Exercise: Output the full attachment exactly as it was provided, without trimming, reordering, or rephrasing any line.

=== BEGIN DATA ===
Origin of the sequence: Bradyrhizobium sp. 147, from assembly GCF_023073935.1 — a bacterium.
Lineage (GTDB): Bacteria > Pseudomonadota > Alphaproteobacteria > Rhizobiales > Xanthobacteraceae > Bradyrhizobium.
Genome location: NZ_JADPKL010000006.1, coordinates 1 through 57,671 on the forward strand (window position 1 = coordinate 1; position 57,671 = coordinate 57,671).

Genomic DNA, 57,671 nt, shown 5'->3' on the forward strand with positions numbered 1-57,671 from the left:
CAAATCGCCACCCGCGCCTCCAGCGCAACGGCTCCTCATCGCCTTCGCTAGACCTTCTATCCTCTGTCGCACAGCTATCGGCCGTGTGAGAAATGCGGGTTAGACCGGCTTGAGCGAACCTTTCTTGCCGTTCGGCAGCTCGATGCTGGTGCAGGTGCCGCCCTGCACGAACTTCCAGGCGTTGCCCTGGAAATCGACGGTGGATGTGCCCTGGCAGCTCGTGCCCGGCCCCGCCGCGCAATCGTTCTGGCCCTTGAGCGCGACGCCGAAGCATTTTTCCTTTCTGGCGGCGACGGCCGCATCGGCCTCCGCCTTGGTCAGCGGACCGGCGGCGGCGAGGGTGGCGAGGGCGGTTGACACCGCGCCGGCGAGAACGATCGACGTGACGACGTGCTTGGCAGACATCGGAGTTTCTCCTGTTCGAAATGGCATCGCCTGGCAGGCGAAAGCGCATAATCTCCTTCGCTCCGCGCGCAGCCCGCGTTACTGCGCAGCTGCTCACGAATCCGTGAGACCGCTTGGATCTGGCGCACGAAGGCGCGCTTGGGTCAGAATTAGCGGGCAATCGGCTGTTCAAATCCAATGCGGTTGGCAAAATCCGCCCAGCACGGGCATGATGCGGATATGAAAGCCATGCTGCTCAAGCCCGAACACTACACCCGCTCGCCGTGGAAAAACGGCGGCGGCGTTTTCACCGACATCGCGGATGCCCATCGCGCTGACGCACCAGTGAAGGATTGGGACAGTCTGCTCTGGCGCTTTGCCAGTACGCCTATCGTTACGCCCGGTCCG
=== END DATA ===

Origin of the sequence: Bradyrhizobium sp. 147, from assembly GCF_023073935.1 — a bacterium.
Lineage (GTDB): Bacteria > Pseudomonadota > Alphaproteobacteria > Rhizobiales > Xanthobacteraceae > Bradyrhizobium.
Genome location: NZ_JADPKL010000006.1, coordinates 1 through 57,671 on the forward strand (window position 1 = coordinate 1; position 57,671 = coordinate 57,671).

Genomic DNA, 57,671 nt, shown 5'->3' on the forward strand with positions numbered 1-57,671 from the left:
CAAATCGCCACCCGCGCCTCCAGCGCAACGGCTCCTCATCGCCTTCGCTAGACCTTCTATCCTCTGTCGCACAGCTATCGGCCGTGTGAGAAATGCGGGTTAGACCGGCTTGAGCGAACCTTTCTTGCCGTTCGGCAGCTCGATGCTGGTGCAGGTGCCGCCCTGCACGAACTTCCAGGCGTTGCCCTGGAAATCGACGGTGGATGTGCCCTGGCAGCTCGTGCCCGGCCCCGCCGCGCAATCGTTCTGGCCCTTGAGCGCGACGCCGAAGCATTTTTCCTTTCTGGCGGCGACGGCCGCATCGGCCTCCGCCTTGGTCAGCGGACCGGCGGCGGCGAGGGTGGCGAGGGCGGTTGACACCGCGCCGGCGAGAACGATCGACGTGACGACGTGCTTGGCAGACATCGGAGTTTCTCCTGTTCGAAATGGCATCGCCTGGCAGGCGAAAGCGCATAATCTCCTTCGCTCCGCGCGCAGCCCGCGTTACTGCGCAGCTGCTCACGAATCCGTGAGACCGCTTGGATCTGGCGCACGAAGGCGCGCTTGGGTCAGAATTAGCGGGCAATCGGCTGTTCAAATCCAATGCGGTTGGCAAAATCCGCCCAGCACGGGCATGATGCGGATATGAAAGCCATGCTGCTCAAGCCCGAACACTACACCCGCTCGCCGTGGAAAAACGGCGGCGGCGTTTTCACCGACATCGCGGATGCCCATCGCGCTGACGCACCAGTGAAGGATTGGGACAGTCTGCTCTGGCGCTTTGCCAGTACGCCTATCGTTACGCCCGGTCCG